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South African MPs have approved a controversial Protection of State Information Bill despite widespread criticism, prompting protesters to call the day "Black Tuesday", the darkest day for South African democracy since the end of apartheid in 1994.

The National Assembly voted in the Protection of Information Bill on Tuesday, with 229 votes in favour of the bill, two abstentions and 107 votes against it.

All the opposition parties present in the house voted against the bill and hundreds of protesters dressed in black to show their opposition to the measure outside of Parliament and in various cities across the country.

Editors who attended the parliamentary session staged a walkout after the measure passed.

The bill still has to be passed by the upper house and signed by the president before it becomes law.

Officially, the bill is aimed at creating "a coherent approach to protection of state information and the classification and declassification of state information and will create a legislative framework for the state to respond to espionage and other associated hostile activities".

Protesters have warned that, if signed into a law, the measure would give the state the power to classify documents as secret in the "national interest".

Many fear that such documents could include reports about government corruption and human rights abuses.

Provisions included in the bill stipulate that anyone caught distributing classified documents could be punished with a three- to five-year term, while people found guilty of the unlawful delivery and distribution of "top secret" material can be punished by 15 to 25 years in jail.

The move has been widely criticised by the opposition, media, civil society and rights groups, including the South Africa Human Rights Commission, which said it could impact negatively on basic human rights.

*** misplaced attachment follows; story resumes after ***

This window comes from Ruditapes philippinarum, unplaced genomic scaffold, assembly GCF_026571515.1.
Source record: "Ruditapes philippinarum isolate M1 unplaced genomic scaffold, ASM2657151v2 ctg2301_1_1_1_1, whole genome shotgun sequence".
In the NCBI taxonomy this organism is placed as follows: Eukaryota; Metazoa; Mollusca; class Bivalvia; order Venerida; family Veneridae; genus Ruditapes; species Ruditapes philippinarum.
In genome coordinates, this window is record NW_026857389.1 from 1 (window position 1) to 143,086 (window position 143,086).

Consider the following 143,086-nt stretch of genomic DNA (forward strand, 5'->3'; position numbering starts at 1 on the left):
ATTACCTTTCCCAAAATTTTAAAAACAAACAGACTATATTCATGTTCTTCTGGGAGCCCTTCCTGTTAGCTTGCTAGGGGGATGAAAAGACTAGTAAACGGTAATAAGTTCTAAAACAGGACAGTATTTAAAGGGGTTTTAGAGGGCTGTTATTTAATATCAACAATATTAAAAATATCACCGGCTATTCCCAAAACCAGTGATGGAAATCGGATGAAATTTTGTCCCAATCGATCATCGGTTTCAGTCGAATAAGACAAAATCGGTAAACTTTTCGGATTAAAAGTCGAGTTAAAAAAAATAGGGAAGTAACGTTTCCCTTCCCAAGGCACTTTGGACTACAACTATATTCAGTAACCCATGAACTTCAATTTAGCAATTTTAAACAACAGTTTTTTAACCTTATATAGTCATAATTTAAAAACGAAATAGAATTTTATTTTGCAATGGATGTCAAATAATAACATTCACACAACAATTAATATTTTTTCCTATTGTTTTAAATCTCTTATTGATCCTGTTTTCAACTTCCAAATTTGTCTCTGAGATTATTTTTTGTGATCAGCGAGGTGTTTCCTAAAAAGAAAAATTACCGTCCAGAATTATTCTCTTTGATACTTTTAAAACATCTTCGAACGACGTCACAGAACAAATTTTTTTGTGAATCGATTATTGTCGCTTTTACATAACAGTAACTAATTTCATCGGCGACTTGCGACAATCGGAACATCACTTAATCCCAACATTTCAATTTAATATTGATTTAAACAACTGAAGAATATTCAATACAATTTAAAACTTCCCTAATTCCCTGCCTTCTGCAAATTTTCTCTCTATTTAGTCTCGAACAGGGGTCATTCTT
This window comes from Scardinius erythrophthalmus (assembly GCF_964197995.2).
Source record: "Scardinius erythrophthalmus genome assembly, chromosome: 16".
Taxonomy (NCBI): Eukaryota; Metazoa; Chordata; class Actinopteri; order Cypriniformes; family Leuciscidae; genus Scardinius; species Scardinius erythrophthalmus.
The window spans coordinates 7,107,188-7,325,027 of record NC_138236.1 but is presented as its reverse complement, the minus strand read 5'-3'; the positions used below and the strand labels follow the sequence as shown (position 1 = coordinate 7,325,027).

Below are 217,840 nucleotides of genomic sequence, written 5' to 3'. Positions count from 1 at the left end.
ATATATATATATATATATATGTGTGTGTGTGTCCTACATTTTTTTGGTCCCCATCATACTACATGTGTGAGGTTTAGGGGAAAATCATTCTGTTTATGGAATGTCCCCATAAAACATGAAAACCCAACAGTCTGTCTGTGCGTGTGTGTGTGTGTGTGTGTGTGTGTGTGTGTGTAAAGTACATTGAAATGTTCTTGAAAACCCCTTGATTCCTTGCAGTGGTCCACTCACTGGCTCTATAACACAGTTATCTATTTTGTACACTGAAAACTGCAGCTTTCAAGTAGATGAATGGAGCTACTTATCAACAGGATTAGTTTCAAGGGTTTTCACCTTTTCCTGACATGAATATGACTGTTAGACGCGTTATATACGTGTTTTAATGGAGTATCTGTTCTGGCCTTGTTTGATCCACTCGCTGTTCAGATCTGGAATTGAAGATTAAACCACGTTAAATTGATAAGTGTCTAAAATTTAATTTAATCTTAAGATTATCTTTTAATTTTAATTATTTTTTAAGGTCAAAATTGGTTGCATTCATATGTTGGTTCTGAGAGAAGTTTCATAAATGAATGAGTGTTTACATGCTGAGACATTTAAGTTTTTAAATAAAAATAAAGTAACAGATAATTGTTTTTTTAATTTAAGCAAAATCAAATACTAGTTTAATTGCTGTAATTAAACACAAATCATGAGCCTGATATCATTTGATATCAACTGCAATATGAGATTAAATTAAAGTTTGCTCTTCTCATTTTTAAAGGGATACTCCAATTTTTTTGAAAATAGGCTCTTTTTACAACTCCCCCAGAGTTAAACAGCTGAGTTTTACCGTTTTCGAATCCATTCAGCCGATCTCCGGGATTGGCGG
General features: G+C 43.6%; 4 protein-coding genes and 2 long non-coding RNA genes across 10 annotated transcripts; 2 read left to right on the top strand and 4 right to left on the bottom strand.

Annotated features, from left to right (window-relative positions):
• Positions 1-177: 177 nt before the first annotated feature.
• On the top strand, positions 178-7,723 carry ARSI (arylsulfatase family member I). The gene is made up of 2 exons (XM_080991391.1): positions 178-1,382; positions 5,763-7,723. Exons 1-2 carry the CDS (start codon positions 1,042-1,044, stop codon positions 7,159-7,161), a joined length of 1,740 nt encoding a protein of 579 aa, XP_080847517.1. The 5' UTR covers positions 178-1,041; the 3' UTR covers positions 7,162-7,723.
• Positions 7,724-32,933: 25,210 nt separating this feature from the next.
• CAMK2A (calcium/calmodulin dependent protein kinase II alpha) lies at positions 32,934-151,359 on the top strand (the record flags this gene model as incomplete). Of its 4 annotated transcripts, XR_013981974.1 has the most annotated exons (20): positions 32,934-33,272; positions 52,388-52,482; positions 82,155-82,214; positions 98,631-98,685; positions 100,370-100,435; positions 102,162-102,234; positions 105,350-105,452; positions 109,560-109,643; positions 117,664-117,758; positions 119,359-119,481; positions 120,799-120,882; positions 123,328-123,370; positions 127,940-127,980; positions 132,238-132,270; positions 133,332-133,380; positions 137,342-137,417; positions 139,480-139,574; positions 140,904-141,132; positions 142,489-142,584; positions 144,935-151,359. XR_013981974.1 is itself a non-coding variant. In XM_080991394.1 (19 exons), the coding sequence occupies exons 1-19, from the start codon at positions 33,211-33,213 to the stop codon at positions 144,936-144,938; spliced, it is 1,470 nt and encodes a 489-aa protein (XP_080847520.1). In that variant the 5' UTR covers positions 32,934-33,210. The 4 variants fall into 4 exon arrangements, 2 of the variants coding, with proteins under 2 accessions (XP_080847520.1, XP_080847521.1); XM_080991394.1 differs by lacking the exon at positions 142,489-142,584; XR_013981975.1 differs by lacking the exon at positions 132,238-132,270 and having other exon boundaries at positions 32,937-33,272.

Nobel Peace laureate Archbishop Desmond Tutu called it "insulting" and said it could be used to outlaw "whistle-blowing and investigative journalism".

The main opposition Democratic Alliance warned that it would petition the Constitutional Court to have the bill declared unconstitutional if President Jacob Zuma signed it in its current form. The court would require 136 MPs to sign the petition before it can hear the case.

The National Press Club, backed by the Right2Know campaign group, had called on protesters to wear black clothing or a black ribbon or armband on the day the vote was scheduled to be held. The name Black Tuesday was chosen in reference to 19 Oct, 1977, known as Black Wednesday, where the apartheid government banned several well-known South African papers and 19 black consciousness organisations as well as individuals, following the death in police detention of the prominent activist and writer Steve Biko.

All the major newspapers have published editorials condemning the proposed measure, including the Sunday Times, which said in its 20 Nov editorial: "The South African public will be deprived of the vital oxygen of free information."

In contrast, the ruling African National Congress (ANC) insists the law will safeguard state secrets and national security.

"You cannot compare the situation that existed under the draconian and inhumane apartheid [regime] with legislation proposed by a democratic parliament elected by a majority of the people of South Africa," said chief whip Mathole Motshega.

The ANC has dominated party politics for 17 years and, since the end of the apartheid regime, the media has enjoy relatively greater freedom compared to some other African countries.

Following a series of financial and corruption scandals, however, many now fear the ANC could try to make it more difficult for the press to criticise and denounce the government.